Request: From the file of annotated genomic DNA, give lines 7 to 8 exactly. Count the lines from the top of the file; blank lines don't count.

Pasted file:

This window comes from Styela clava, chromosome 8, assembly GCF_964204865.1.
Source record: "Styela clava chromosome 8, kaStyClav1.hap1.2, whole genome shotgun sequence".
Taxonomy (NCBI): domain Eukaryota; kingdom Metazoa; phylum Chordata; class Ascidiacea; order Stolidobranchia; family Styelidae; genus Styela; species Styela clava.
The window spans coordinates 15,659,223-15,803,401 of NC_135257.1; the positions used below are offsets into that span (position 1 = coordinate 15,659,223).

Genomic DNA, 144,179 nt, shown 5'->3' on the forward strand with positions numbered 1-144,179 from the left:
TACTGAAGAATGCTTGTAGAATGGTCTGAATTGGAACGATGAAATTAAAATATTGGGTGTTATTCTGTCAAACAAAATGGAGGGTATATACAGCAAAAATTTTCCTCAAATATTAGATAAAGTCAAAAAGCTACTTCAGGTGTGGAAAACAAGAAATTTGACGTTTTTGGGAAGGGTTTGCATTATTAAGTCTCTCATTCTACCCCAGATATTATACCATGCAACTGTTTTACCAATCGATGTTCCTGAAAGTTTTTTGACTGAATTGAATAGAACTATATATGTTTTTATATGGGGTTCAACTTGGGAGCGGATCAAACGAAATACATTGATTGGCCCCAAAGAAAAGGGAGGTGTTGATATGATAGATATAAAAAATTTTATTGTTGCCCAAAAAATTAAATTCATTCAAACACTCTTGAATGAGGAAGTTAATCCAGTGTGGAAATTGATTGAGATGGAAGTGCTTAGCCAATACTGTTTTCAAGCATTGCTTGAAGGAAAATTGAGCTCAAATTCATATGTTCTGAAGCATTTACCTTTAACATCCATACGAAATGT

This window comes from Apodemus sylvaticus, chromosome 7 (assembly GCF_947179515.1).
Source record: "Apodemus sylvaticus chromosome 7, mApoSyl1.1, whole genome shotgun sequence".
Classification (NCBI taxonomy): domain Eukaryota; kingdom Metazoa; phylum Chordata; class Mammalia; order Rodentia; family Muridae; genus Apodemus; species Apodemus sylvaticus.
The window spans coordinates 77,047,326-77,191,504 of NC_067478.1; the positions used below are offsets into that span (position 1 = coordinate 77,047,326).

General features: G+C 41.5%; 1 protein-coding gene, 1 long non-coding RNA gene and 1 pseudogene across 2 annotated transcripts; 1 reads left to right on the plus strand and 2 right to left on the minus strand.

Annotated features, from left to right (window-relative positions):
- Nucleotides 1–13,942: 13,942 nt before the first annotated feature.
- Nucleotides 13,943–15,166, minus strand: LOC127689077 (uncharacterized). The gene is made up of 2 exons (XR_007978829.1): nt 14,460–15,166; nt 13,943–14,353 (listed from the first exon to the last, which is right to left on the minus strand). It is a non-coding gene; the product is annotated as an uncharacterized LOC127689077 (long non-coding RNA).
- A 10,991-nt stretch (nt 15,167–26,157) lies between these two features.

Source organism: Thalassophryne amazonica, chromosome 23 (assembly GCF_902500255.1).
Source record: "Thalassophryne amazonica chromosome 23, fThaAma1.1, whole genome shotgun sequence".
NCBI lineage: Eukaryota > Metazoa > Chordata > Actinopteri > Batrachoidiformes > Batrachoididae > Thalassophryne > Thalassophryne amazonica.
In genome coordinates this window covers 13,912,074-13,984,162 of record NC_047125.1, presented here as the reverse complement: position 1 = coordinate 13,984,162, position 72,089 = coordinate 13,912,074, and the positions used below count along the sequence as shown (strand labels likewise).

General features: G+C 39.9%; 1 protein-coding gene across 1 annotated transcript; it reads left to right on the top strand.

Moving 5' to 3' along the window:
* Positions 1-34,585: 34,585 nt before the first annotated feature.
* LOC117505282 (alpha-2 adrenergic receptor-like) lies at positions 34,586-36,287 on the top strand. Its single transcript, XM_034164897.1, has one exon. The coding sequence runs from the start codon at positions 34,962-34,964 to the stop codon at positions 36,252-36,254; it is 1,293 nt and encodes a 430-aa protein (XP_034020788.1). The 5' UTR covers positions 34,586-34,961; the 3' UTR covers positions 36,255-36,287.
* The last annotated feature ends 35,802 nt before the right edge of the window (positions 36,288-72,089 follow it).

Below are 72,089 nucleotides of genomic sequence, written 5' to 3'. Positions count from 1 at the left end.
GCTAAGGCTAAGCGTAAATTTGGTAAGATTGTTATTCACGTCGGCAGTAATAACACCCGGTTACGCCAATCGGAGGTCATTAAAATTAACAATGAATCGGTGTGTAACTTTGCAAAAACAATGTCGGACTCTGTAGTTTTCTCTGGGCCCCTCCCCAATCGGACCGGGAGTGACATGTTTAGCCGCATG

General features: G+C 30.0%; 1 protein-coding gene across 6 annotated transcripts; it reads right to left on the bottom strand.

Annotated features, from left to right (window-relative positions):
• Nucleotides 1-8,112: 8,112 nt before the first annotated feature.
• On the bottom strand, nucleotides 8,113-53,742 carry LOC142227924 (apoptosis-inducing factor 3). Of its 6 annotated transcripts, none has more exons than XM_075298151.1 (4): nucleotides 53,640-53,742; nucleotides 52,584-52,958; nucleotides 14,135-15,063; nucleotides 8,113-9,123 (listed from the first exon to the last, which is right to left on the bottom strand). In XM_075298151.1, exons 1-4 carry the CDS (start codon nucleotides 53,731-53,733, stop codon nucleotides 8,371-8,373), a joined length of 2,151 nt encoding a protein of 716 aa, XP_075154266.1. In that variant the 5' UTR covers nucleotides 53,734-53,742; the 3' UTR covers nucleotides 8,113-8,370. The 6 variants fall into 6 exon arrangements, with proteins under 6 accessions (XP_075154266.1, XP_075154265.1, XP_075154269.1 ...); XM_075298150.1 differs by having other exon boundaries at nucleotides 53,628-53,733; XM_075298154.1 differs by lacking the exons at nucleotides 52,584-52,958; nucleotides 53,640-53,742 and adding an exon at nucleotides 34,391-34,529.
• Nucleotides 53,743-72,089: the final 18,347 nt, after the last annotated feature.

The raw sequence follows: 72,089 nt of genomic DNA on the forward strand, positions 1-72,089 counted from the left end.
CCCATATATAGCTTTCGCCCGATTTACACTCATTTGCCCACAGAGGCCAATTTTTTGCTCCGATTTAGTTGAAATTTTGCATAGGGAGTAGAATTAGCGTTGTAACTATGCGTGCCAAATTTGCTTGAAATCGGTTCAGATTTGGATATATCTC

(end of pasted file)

This window comes from Apodemus sylvaticus, chromosome 7 (assembly GCF_947179515.1).
Source record: "Apodemus sylvaticus chromosome 7, mApoSyl1.1, whole genome shotgun sequence".